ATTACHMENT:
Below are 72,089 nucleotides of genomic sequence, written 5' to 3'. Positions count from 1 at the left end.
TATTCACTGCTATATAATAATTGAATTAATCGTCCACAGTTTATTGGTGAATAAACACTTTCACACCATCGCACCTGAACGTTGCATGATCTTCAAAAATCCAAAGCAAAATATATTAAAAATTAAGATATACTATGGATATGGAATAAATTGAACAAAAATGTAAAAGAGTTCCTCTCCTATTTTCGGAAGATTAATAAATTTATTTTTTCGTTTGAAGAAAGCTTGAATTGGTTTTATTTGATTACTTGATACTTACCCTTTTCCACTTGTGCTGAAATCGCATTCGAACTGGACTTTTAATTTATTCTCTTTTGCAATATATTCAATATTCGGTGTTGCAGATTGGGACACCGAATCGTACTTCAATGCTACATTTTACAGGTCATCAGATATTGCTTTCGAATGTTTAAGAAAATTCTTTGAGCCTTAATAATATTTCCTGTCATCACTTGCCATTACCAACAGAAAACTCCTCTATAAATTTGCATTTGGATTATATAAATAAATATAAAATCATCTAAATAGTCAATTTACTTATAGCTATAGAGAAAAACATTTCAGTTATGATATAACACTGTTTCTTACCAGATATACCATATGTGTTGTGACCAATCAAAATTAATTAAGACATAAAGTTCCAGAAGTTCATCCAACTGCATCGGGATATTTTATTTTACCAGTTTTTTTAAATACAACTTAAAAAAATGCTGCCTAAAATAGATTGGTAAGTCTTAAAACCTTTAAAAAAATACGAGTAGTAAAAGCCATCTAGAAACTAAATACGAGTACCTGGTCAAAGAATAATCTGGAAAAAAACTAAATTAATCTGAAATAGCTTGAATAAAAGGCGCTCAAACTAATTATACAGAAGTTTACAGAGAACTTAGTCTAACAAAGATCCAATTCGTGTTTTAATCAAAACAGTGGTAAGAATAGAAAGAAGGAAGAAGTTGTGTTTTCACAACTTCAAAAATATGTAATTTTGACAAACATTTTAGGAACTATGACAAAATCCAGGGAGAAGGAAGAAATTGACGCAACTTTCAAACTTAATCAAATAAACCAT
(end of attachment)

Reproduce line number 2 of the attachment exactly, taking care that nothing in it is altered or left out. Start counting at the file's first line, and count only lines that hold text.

TATTCACTGCTATATAATAATTGAATTAATCGTCCACAGTTTATTGGTGAATAAACACTTTCACACCATCGCACCTGAACGTTGCATGATCTTCAAAAATCCAAAGCAAAATATATTAAAAATTAAGATATACTATGGATATGGAATAAATTGAACAAAAATGTAAAAGAGTTCCTCTCCTATTTTCGGAAGATTAATAAATTTATTTTTTCGTTTGAAGAAAGCTTGAATTGGTTTTATTTGATTACTTGATACTTACCCTTTTCCACTTGTGCTGAAATCGCATTCGAACTGGACTTTTAATTTATTCTCTTTTGCAATATATTCAATATTCGGTGTTGCAGATTGGGACACCGAATCGTACTTCAATGCTACATTTTACAGGTCATCAGATATTGCTTTCGAATGTTTAAGAAAATTCTTTGAGCCTTAATAATATTTCCTGTCATCACTTGCCATTACCAACAGAAAACTCCTCTATAAATTTGCATTTGGATTATATAAATAAATATAAAATCATCTAAATAGTCAATTTACTTATAGCTATAGAGAAAAACATTTCAGTTATGATATAACACTGTTTCTTACCAGATATACCATATGTGTTGTGACCAATCAAAATTAATTAAGACATAAAGTTCCAGAAGTTCATCCAACTGCATCGGGATATTTTATTTTACCAGTTTTTTTAAATACAACTTAAAAAAATGCTGCCTAAAATAGATTGGTAAGTCTTAAAACCTTTAAAAAAATACGAGTAGTAAAAGCCATCTAGAAACTAAATACGAGTACCTGGTCAAAGAATAATCTGGAAAAAAACTAAATTAATCTGAAATAGCTTGAATAAAAGGCGCTCAAACTAATTATACAGAAGTTTACAGAGAACTTAGTCTAACAAAGATCCAATTCGTGTTTTAATCAAAACAGTGGTAAGAATAGAAAGAAGGAAGAAGTTGTGTTTTCACAACTTCAAAAATATGTAATTTTGACAAACATTTTAGGAACTATGACAAAATCCAGGGAGAAGGAAGAAATTGACGCAACTTTCAAACTTAATCAAATAAACCAT